Above average rainfall in Iowa limited fieldwork yet again during the week ending July 6, 2014. Statewide there were just 2.6 days suitable for fieldwork, the third week in a row with less than 3 days farmers could get into fields. Many farmers report yellowing of corn and some stress on beans due to excessive rain, according to the weekly survey conducted by the Iowa office of USDA's National Ag Statistics Service.
Strong storms and wet fields continue to stress some crops and create challenges for farmers needing to make hay, spray weeds or side-dress fertilizer, says Greg Thessen, who directs the survey. Fortunately, much of Iowa's 2014 crop remains in pretty good condition, but needs some warm and dry weather to help dry fields. Iowa corn is rated 76% good to excellent, soybeans are 73%. Nationally, the U.S. corn crop is 75% good to excellent and soybeans are 72% good to excellent.
Big picture still looks good, but there are some bad spots
"We are having some major flooding here in eastern Iowa along the Cedar River, Iowa River and Wapsipinicon River," says Virgil Schmitt, Iowa State University Extension field agronomist. "A lot of the low-lying areas close to rivers are going to be a total loss. We had significant wind and hail and a couple tornadoes touched down in areas. We didn't have much if any greensnap in the cornfields that were hit, but those winds did lay the corn fairly flat in some fields. It's now pretty well straightened back up and those fields look fairly good from the road. But if you walk out into them they are rather tangled and will stay that way until harvest. If you have such fields you need to be thinking about your corn head on the combine and what changes you may need to make."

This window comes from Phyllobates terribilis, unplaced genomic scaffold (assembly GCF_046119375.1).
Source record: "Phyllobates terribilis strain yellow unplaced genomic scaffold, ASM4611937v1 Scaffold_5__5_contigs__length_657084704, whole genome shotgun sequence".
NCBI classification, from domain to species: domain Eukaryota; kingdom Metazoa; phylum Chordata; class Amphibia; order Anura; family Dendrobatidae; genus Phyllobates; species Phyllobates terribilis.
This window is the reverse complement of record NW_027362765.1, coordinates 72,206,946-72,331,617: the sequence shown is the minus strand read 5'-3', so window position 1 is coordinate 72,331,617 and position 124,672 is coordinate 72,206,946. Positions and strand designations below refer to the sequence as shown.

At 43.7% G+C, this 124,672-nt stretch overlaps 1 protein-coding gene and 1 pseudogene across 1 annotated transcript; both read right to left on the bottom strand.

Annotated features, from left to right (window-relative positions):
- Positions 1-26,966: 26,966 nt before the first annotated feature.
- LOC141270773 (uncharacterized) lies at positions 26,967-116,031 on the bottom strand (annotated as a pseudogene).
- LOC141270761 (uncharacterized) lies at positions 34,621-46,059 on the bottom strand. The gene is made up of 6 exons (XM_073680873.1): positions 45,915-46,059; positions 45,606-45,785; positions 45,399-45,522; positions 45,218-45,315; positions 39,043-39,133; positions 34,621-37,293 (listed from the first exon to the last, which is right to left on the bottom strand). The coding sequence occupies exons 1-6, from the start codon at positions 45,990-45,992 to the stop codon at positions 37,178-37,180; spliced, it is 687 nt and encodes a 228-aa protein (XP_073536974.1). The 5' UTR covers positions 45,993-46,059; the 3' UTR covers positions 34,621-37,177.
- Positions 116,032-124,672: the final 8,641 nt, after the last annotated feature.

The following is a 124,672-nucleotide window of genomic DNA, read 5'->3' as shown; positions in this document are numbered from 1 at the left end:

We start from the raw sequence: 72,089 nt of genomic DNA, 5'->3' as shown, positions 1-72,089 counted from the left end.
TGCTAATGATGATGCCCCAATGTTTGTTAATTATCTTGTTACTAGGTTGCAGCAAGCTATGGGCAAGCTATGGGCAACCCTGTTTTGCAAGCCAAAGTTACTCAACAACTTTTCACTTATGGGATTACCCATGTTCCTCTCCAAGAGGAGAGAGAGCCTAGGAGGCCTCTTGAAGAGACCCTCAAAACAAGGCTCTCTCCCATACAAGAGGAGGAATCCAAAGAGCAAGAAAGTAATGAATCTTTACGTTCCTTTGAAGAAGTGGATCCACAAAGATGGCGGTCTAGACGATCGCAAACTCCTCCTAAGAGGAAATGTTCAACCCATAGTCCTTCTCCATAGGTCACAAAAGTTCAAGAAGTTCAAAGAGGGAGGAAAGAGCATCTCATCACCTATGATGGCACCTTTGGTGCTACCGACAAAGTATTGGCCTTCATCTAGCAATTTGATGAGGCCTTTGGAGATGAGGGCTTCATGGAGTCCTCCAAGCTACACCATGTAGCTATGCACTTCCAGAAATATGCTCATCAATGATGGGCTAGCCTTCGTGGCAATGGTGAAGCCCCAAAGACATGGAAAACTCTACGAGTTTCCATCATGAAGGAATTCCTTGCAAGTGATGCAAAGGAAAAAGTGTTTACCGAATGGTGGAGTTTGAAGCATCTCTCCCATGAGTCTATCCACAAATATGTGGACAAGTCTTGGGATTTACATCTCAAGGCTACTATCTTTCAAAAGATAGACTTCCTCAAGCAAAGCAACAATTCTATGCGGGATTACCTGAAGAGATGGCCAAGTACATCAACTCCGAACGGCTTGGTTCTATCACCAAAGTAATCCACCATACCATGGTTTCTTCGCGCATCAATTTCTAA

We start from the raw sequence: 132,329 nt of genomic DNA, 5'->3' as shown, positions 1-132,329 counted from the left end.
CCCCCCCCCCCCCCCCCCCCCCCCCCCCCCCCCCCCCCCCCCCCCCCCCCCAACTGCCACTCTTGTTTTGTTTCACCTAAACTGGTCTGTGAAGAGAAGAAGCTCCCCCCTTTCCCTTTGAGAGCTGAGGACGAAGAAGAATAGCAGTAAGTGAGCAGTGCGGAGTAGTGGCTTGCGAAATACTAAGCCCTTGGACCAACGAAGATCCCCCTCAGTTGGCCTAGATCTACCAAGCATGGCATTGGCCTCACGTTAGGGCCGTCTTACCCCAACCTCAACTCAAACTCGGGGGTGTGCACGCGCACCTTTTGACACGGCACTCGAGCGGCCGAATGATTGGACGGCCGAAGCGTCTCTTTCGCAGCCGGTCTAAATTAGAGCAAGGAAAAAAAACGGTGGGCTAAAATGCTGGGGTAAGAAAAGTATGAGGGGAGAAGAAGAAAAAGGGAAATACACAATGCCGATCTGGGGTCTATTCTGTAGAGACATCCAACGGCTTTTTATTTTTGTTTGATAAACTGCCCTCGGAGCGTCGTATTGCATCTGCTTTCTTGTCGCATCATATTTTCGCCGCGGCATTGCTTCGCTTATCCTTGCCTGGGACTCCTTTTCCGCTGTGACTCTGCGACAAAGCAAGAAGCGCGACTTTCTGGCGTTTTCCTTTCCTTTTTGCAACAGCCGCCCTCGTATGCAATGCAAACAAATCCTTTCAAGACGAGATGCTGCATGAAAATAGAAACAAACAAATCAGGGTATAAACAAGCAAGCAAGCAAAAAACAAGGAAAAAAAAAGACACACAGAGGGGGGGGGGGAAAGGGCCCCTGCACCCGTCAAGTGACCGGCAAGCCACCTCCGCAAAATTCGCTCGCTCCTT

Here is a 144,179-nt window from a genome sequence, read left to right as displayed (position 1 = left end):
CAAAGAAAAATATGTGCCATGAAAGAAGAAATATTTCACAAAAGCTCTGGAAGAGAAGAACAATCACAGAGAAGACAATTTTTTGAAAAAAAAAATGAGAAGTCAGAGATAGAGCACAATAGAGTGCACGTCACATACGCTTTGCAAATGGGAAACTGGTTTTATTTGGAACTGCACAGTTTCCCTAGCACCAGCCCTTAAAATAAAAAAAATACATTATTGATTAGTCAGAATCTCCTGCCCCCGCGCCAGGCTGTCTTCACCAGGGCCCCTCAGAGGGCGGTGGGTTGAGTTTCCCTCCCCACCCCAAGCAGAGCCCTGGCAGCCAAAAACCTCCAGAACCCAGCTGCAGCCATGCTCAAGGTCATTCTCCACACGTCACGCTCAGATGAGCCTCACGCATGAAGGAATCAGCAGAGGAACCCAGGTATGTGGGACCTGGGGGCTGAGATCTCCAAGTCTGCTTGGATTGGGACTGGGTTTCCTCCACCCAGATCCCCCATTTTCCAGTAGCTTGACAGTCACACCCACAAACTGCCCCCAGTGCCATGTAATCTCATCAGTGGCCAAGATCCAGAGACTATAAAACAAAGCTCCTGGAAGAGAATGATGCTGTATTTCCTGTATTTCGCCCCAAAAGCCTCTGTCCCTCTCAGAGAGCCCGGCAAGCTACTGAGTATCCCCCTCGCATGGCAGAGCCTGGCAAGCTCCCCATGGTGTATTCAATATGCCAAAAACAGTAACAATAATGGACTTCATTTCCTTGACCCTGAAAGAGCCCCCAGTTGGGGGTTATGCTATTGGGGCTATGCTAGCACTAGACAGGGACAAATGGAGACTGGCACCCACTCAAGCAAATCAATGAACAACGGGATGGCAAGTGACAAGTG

What about nitrogen loss? With nitrogen stress from wet soils and excessive rain there will be some yield loss, says Schmitt. "We've have some areas in fields and some areas in the state that have real challenges this year. At the same time we have a number of farmers saying their crops really look good—except in this area or that area—so we've kind of got the good, the bad and the ugly this year in Iowa."
The complete weekly crop conditions survey report is available on the Iowa Department of Agriculture & Land Stewardship's site or USDA's site. The report summary follows here: